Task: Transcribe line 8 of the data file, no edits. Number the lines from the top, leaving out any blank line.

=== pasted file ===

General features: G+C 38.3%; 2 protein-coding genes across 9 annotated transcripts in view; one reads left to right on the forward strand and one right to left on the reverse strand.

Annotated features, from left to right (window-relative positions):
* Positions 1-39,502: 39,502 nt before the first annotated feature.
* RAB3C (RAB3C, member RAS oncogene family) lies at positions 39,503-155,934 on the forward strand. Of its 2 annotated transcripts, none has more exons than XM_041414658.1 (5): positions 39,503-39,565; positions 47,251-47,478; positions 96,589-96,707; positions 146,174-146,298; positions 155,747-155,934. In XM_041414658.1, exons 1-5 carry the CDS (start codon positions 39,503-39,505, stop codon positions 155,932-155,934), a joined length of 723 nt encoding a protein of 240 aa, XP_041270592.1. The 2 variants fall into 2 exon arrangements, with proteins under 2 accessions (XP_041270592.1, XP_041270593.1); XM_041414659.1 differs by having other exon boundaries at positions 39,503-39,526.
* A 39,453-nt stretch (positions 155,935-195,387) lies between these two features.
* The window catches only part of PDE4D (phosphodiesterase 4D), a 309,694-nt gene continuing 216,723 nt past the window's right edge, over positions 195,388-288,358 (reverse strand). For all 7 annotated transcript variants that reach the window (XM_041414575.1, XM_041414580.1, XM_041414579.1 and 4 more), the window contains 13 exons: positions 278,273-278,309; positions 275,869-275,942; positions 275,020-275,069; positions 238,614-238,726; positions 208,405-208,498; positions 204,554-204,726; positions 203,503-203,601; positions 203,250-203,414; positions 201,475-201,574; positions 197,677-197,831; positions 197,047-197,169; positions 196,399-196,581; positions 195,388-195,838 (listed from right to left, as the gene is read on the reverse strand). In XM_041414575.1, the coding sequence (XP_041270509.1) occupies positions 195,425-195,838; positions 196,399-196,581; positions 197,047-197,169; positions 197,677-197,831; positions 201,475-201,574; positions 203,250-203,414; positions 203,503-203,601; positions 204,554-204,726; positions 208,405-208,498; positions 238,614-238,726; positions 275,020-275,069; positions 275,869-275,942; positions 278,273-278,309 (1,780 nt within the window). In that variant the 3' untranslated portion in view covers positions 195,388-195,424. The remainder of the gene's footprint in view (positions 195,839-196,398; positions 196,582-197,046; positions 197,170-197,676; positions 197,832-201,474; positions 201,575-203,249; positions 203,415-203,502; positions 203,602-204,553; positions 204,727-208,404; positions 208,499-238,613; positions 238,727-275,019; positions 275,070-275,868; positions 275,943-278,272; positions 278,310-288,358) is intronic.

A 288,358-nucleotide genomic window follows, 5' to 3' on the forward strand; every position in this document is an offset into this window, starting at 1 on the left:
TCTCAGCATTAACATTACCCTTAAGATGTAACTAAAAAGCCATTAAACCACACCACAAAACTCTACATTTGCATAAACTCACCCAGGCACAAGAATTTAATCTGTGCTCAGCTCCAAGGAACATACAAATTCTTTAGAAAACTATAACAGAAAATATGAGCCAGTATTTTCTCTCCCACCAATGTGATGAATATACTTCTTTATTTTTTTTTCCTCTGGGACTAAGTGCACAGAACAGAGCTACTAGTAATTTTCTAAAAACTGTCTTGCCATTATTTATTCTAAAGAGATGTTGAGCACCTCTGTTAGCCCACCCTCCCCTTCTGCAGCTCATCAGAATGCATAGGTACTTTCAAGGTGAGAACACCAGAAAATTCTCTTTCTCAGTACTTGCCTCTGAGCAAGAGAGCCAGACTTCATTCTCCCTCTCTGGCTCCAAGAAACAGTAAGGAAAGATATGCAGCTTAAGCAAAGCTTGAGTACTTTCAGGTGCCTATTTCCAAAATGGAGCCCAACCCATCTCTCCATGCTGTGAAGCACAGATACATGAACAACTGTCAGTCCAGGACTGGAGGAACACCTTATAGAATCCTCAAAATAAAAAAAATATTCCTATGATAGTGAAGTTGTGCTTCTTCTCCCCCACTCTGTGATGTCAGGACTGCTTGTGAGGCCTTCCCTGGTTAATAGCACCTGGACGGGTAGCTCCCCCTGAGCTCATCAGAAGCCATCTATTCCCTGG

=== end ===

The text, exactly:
TCTCAGCATTAACATTACCCTTAAGATGTAACTAAAAAGCCATTAAACCACACCACAAAACTCTACATTTGCATAAACTCACCCAGGCACAAGAATTTAATCTGTGCTCAGCTCCAAGGAACATACAAATTCTTTAGAAAACTATAACAGAAAATATGAGCCAGTATTTTCTCTCCCACCAATGTGATGAATATACTTCTTTATTTTTTTTTCCTCTGGGACTAAGTGCACAGAACAGAGCTACTAGTAATTTTCTAAAAACTGTCTTGCCATTATTTATTCTAAAGAGATGTTGAGCACCTCTGTTAGCCCACCCTCCCCTTCTGCAGCTCATCAGAATGCATAGGTACTTTCAAGGTGAGAACACCAGAAAATTCTCTTTCTCAGTACTTGCCTCTGAGCAAGAGAGCCAGACTTCATTCTCCCTCTCTGGCTCCAAGAAACAGTAAGGAAAGATATGCAGCTTAAGCAAAGCTTGAGTACTTTCAGGTGCCTATTTCCAAAATGGAGCCCAACCCATCTCTCCATGCTGTGAAGCACAGATACATGAACAACTGTCAGTCCAGGACTGGAGGAACACCTTATAGAATCCTCAAAATAAAAAAAATATTCCTATGATAGTGAAGTTGTGCTTCTTCTCCCCCACTCTGTGATGTCAGGACTGCTTGTGAGGCCTTCCCTGGTTAATAGCACCTGGACGGGTAGCTCCCCCTGAGCTCATCAGAAGCCATCTATTCCCTGG